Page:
Ceci Bastida: Latin Alternative Rockera

Ceci Bastida joined her first band, Tijuana NO at age 15 as lead vocalist, keyboardist and songwriter and became one of the first women to rise in the ranks of Latin rock. One of Mexico’s most important ska-punk bands of the 1990s, Tijuana NO performed together for 12 years and recorded three albums NO, Transgresores de la Ley, and Contra-Revolucion Avenue.

Since 2000, you can find Ceci playing keyboard and singing back up vocals to internationally known recording artist Julieta Venegas. Now going solo, Ceci’s passionate, hypnotic tunes have been heard on the new MTV TR3S show Indie 101, and through thousands of hits on www.myspace.com/cecibastida.

Ceci Basitda
Latinitas recently met up with Ms. Bastida through Skype at a recent Spring Break Camp. Campers asked her a number of questions and here’s what they found.

Where were you born and where did you grow up?

I was born and raised in Tijuana, Mexico.

When can you first remember wanting to do music?

I think I realized that I wanted to work in music when I was about 15 years old. Before then I used to play piano at home and the thought of me playing in a band and writing songs didn’t cross my mind.

Who are your female influences in music? male?

I don’t think I have specific female artists that I think have influenced me. I know I listened to Bjork when I was younger, Pauline Black from The Selecter was amazing, I loved the power in her voice and how rhythmic it was. I also loved Annabella Lwin from Bow Wow Wow.

I listened to The Clash a lot when I was growing up. I also loved Bob Marley, David Bowie, The Specials. This is all music that I listened to when I was a teenager and a lot of these artists made me wanna become a musician.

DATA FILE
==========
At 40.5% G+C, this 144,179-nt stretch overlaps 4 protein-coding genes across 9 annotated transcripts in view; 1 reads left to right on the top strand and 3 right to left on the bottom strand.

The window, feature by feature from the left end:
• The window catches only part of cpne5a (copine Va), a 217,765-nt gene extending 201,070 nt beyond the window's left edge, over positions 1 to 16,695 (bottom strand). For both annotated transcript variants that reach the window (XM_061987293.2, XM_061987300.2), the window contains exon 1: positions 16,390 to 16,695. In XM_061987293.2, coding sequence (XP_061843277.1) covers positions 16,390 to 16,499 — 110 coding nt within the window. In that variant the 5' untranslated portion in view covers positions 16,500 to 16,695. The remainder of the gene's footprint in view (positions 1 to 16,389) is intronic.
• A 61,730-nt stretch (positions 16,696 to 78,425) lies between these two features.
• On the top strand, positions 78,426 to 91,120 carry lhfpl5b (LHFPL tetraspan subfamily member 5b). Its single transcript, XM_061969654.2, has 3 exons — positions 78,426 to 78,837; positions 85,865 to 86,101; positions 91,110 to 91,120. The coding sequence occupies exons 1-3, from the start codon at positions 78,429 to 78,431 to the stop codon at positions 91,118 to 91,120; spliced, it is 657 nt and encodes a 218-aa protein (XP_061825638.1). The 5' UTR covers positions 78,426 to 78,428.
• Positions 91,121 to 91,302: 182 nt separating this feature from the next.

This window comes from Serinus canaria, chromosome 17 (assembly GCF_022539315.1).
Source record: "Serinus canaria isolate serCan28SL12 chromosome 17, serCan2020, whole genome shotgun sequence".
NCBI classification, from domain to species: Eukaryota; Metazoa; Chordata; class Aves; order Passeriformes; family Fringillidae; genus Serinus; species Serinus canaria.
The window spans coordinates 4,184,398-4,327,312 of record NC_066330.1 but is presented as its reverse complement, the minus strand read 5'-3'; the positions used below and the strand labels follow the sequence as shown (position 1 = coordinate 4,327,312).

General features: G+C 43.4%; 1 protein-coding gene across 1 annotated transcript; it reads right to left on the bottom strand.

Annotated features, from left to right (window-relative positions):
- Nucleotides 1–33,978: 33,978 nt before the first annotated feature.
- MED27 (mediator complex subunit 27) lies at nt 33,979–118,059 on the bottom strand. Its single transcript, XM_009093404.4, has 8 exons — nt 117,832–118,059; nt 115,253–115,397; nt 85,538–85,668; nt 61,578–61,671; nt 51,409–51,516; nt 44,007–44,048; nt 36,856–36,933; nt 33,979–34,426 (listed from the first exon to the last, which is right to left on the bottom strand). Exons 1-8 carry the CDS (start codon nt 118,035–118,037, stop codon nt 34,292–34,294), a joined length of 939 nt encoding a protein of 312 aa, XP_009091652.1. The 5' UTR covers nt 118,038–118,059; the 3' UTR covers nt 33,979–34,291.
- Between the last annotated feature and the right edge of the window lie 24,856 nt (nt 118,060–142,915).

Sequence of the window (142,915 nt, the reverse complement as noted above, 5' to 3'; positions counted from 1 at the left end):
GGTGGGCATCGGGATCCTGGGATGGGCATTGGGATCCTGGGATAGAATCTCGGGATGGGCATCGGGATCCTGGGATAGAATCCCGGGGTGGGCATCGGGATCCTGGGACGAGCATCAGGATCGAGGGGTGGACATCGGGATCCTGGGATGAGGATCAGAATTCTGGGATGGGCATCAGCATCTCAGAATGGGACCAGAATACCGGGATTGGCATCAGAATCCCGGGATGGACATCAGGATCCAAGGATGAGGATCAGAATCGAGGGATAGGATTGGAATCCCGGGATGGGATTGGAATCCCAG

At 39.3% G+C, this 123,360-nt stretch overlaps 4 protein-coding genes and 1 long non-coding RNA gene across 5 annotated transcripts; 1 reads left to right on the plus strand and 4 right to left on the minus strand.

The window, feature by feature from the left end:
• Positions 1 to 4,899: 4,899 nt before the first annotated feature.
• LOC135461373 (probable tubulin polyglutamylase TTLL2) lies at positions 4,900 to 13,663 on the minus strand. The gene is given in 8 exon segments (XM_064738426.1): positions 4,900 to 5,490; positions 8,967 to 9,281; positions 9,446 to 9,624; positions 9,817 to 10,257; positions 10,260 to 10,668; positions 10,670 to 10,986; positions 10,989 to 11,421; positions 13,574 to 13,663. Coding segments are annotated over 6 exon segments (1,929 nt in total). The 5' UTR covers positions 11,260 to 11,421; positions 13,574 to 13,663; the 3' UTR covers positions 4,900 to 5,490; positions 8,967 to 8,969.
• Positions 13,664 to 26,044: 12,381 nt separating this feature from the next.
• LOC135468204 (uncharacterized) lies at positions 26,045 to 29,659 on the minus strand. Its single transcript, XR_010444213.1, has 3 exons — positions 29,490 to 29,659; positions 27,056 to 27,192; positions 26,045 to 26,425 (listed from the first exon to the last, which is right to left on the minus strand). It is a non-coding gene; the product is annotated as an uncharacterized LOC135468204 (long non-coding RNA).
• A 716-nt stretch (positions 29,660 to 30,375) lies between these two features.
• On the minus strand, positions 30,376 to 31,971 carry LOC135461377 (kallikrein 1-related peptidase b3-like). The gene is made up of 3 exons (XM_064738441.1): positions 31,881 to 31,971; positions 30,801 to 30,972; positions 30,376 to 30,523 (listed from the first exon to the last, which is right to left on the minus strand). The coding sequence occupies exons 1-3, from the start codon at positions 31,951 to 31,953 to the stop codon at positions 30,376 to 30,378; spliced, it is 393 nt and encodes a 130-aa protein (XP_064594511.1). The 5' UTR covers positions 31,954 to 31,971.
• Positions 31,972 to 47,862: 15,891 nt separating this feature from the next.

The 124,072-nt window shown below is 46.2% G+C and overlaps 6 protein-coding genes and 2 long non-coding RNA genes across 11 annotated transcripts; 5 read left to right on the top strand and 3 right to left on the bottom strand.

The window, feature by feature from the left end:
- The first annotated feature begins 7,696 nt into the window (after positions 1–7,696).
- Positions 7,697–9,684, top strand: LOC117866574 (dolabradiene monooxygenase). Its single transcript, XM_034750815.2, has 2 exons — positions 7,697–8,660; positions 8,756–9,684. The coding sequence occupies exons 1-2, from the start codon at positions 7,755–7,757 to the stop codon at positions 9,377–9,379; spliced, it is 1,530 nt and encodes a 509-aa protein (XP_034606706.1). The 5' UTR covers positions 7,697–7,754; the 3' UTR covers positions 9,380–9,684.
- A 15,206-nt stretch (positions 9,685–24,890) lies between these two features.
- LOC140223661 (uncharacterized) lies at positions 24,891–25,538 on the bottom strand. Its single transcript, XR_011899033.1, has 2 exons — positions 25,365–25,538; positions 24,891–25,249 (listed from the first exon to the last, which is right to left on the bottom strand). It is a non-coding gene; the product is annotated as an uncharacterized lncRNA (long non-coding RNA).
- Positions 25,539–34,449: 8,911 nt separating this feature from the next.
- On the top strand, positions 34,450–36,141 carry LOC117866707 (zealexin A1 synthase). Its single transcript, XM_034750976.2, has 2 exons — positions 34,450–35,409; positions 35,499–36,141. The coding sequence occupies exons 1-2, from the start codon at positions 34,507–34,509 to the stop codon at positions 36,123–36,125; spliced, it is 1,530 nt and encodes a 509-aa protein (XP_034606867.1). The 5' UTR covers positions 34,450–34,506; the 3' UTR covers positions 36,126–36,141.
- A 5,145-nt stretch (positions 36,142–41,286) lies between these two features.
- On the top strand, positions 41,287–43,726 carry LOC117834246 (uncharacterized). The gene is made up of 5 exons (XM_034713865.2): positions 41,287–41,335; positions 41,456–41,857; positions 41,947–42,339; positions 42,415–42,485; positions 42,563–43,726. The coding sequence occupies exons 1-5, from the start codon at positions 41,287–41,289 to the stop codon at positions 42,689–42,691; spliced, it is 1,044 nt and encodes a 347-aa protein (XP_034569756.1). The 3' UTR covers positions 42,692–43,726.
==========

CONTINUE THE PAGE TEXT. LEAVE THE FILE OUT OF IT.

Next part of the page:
Describe one of your favorite songs?

this is a tough one… There are so many songs out there that I love.

What instruments do you play?

I play piano and melodica (which has keys like a piano so I guess it might not count).

How has it been going solo these past few years?

It’s been amazing. I’ve had a lot of fun and I also feel that I’ve learned a lot. Guiding a band is not an easy thing to do. Before, when I was playing with Julieta Venegas I didn’t have to do much except play and rehearse. Now that I’m doing this on my own, there are so many things I need to take care of and it can be difficult at times.

What’s the most challenging part of your job?

Writing the songs is fun but it can also be torture. When everything flows I’m in the best mood. When things don’t, I start doubting myself way too much.
I also would love to play in Mexico and Latin America and it’s difficult when you don’t have much of a a budget for it. I hope I’m able to go at some point this year.

How do you feel the music industry receives women?

I’ve never had issues with label guys telling me what to do or not to do. But I also know that a lot of them compare women too much. They think that if one sings and writes her own music, she probably sounds like another girl that writes and sings her own music. Even if the music is completely different. I believe that sort of thing happens more with women than it does with men.

Who has been your most exciting celebrity meeting/collaboration in music?

When I was younger and I was playing with my old band Tijuana No, we worked on several occasions with Manu Chao. I always thought he was amazing and loved that we got to work together. I also worked with Kim Deal from The Breeders and I absolutely loved her. She’s an amazing singer and a really cool person.

What do you recommend to our young Latinitas who are interested in pursuing a career in music?

I think that if you are passionate about something you should always pursuit it. Be always honest with yourself and do it because you love it.

To listen to music from Ceci Bastida go to: http://www.myspace.com/cecibastida

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